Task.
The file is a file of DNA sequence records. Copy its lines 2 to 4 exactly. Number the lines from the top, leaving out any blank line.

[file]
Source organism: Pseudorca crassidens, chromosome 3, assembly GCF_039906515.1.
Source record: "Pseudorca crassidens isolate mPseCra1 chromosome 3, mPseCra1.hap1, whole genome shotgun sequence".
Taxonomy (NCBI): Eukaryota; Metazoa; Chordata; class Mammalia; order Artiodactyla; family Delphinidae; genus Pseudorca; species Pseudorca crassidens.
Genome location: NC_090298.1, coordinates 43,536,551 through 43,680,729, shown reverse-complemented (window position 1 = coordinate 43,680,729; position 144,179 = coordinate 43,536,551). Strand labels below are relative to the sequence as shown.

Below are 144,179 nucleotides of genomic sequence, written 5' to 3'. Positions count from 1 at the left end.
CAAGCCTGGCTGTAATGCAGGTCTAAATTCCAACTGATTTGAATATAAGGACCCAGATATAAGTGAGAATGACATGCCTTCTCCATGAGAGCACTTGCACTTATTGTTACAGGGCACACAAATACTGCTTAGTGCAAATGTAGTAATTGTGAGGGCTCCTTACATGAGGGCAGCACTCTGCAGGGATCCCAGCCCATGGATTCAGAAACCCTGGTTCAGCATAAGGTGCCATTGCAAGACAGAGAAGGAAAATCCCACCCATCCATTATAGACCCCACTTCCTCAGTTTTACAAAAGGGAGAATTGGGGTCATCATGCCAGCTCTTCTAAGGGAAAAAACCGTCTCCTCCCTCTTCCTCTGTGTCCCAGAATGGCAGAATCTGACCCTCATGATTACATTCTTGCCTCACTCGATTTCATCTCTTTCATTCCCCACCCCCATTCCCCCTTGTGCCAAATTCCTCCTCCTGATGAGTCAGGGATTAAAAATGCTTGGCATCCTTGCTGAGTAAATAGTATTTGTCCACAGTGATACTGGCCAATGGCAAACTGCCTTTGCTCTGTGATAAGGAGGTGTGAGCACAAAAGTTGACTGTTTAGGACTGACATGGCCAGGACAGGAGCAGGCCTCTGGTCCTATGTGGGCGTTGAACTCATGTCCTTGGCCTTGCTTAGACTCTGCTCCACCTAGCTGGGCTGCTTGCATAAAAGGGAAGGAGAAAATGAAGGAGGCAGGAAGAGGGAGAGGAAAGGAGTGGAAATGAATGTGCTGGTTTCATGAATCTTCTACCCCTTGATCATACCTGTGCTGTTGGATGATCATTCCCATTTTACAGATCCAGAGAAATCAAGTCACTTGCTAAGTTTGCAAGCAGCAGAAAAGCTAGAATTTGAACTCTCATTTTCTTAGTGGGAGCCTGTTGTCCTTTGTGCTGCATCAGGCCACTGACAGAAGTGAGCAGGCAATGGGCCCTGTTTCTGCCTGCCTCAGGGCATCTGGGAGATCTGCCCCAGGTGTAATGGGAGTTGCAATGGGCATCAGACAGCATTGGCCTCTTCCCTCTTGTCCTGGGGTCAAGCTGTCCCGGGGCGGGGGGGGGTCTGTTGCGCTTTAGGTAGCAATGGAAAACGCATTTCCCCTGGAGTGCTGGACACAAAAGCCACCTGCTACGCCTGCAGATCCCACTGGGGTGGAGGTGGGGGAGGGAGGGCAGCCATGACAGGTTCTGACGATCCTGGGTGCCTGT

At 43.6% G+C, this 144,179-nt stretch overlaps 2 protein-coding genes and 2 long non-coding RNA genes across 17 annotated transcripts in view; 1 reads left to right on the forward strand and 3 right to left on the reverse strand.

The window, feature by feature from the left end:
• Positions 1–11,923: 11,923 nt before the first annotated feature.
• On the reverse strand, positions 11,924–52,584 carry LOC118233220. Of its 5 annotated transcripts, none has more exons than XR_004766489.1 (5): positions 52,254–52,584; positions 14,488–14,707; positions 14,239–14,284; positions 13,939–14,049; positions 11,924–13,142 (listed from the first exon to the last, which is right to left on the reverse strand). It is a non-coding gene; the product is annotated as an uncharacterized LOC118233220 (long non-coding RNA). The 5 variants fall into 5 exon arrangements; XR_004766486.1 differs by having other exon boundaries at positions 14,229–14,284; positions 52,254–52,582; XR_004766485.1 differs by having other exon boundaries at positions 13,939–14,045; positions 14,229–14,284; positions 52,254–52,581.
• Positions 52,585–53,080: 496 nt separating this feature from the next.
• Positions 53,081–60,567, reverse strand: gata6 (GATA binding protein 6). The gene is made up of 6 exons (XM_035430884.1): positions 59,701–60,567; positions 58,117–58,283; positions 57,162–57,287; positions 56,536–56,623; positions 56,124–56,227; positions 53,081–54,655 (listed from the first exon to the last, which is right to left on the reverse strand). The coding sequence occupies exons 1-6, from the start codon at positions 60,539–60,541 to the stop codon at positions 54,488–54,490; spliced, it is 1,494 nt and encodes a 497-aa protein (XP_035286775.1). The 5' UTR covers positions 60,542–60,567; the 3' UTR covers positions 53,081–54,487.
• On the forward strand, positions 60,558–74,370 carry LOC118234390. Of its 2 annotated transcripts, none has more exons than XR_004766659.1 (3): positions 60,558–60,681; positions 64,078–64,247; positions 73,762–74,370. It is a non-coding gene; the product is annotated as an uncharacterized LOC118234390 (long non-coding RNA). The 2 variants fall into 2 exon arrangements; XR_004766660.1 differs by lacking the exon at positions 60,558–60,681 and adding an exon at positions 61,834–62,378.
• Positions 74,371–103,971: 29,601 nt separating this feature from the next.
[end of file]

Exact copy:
Source record: "Pseudorca crassidens isolate mPseCra1 chromosome 3, mPseCra1.hap1, whole genome shotgun sequence".
Taxonomy (NCBI): Eukaryota; Metazoa; Chordata; class Mammalia; order Artiodactyla; family Delphinidae; genus Pseudorca; species Pseudorca crassidens.
Genome location: NC_090298.1, coordinates 43,536,551 through 43,680,729, shown reverse-complemented (window position 1 = coordinate 43,680,729; position 144,179 = coordinate 43,536,551). Strand labels below are relative to the sequence as shown.